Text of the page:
Sickle Cell Anemia | Longitudinal Changes in Exercise Capacity in Children and Young Adults With Sickle Cell Anemia
Sickle Cell Anemia research study
What is the primary objective of this study?
The purpose of this study is to use comprehensive exercise testing to examine longitudinal changes in exercise capacity over a 2 year period in children and young adults with sickle cell anemia.
Who is eligible to participate?
Inclusion Criteria: 1. age 8 to 21 years old; AND 2. Hb SS or S-β0 thalassemia disease, confirmed by hemoglobin analysis; AND 3. Previously participated in ClinicalTrials.gov ID: NCT01527799 Exclusion Criteria: 1. inability to perform maximal testing due to physical limitation (e.g. stroke or avascular necrosis); OR 2. history of exercise-induced syncope or arrhythmias. Subjects will wait at least 2 weeks following any vaso-occlusive pain episode and 12 weeks following any disease-related complication requiring transfusion support. Individuals on hydroxyurea will be eligible. A total of 30 controls without SCA or sickle cell trait will be matched for age, sex and race and recruited from the siblings, friends or relatives of subjects enrolled on this study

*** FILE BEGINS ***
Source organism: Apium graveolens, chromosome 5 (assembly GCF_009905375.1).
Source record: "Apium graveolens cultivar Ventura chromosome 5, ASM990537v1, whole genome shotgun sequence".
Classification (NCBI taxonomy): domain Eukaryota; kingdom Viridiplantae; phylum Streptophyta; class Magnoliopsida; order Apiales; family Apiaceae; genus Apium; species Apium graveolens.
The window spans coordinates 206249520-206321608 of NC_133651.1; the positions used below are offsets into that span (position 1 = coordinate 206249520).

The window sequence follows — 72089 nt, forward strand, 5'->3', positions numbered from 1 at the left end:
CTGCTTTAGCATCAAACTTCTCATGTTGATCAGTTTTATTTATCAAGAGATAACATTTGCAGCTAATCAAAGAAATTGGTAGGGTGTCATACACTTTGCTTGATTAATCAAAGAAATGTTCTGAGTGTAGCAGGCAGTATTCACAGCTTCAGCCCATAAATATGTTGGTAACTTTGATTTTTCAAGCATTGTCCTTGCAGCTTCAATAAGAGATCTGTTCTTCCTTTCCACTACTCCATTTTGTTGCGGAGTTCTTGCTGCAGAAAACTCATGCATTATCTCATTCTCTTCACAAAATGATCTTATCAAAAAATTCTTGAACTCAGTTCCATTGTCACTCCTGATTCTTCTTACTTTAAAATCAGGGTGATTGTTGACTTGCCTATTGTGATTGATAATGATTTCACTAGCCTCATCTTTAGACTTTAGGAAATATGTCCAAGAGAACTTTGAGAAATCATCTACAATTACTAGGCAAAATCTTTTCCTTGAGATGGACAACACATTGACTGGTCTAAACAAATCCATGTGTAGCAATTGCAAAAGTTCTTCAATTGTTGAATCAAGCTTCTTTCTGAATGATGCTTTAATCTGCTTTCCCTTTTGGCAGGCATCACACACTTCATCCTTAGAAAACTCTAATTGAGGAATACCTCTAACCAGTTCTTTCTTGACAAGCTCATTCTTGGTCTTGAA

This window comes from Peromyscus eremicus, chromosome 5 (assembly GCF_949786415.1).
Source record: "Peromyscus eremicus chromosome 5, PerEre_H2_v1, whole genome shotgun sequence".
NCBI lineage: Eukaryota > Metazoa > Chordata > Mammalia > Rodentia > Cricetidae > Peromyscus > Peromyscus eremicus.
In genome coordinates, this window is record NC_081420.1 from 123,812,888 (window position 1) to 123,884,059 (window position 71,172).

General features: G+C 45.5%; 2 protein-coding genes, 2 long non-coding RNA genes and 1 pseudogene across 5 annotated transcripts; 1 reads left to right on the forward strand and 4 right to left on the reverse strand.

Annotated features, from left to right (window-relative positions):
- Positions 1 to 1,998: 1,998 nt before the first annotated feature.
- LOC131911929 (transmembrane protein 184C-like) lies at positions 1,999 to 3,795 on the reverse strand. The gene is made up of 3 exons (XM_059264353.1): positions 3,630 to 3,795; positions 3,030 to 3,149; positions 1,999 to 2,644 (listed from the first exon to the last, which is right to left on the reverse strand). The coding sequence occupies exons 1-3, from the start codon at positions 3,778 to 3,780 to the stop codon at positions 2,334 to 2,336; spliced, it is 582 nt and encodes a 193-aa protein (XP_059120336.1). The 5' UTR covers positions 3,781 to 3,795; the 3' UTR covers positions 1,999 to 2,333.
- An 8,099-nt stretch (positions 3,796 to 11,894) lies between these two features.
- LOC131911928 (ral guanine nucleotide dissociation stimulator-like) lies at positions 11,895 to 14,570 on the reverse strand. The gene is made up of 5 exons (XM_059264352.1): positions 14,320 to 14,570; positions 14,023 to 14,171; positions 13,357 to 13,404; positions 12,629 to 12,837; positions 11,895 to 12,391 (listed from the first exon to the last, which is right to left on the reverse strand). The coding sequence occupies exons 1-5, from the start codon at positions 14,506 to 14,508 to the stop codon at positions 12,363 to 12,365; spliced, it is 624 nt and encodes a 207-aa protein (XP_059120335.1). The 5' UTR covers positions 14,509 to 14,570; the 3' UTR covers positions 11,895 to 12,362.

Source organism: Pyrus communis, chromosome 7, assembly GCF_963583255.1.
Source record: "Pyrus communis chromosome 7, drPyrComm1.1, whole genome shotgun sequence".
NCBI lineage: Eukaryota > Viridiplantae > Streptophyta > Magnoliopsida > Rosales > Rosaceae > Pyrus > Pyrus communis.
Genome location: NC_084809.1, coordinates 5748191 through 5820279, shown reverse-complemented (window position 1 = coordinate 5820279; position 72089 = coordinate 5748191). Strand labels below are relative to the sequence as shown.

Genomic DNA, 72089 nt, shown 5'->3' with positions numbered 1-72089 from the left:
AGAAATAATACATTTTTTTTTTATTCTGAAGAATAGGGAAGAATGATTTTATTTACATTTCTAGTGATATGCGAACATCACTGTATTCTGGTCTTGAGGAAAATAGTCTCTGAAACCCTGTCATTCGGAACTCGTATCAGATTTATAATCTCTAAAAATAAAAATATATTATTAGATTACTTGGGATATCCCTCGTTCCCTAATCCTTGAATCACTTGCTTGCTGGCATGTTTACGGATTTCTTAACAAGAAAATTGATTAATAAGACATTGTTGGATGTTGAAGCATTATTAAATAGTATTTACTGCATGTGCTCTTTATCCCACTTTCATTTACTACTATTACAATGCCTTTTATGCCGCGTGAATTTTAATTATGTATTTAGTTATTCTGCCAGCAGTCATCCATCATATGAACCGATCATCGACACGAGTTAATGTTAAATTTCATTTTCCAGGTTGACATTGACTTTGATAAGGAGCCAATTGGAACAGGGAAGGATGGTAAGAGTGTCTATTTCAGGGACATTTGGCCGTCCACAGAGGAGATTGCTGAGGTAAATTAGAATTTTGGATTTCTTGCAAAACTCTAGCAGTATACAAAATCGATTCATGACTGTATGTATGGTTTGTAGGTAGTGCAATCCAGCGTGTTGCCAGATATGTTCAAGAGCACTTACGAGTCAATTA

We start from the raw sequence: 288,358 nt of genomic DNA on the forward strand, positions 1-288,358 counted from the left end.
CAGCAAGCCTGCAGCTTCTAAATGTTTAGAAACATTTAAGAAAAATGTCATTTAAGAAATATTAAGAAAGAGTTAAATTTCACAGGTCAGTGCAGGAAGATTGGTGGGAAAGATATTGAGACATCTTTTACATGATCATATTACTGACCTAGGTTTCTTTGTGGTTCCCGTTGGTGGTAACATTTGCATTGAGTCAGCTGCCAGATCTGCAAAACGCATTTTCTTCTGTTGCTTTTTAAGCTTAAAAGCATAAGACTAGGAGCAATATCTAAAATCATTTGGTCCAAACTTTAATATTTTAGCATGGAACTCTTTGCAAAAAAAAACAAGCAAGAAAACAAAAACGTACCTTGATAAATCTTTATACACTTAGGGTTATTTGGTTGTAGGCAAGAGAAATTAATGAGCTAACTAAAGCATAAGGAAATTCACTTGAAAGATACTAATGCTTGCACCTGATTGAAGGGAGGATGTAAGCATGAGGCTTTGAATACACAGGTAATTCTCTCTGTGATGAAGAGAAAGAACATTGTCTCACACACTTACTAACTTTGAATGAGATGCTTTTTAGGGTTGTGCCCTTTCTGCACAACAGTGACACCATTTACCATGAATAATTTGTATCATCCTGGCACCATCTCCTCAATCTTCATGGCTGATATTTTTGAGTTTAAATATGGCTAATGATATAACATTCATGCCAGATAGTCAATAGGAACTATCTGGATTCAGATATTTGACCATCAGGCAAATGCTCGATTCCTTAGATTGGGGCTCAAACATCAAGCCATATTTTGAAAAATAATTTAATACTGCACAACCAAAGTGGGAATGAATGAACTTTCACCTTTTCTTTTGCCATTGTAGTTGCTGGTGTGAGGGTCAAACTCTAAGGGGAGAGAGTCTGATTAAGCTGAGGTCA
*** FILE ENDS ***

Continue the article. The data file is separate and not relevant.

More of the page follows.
Which medical condition, disease, disorder, syndrome, illness, or injury is researched?
Sickle Cell Anemia
Interventions can include giving participants drugs, medical devices, procedures, vaccines, and other products that are either investigational or already available or noninvasive approaches such as surveys, education, and interviews.
Research studies and clinical trials typically have two or more research arms. An arm is a group of people who receive the same treatment in the study.
Subjects with sickle cell anemia60 subjects with sickle cell anemia will be enrolled on the study.
30 healthy controls30 controls without sickle cell anemia or sickle cell trait will be enrolled on the study.
Start Date: January 2012
Completed Date: December 2016
Primary Outcome: VO2 max on cardiopulmonary exercise test
Secondary Outcome: Quality of life questionnaires
Study sponsors, principal investigator, and references
Principal Investigator: Robert I Liem, MD MS
Collaborator: National Heart, Lung, and Blood Institute (NHLBI)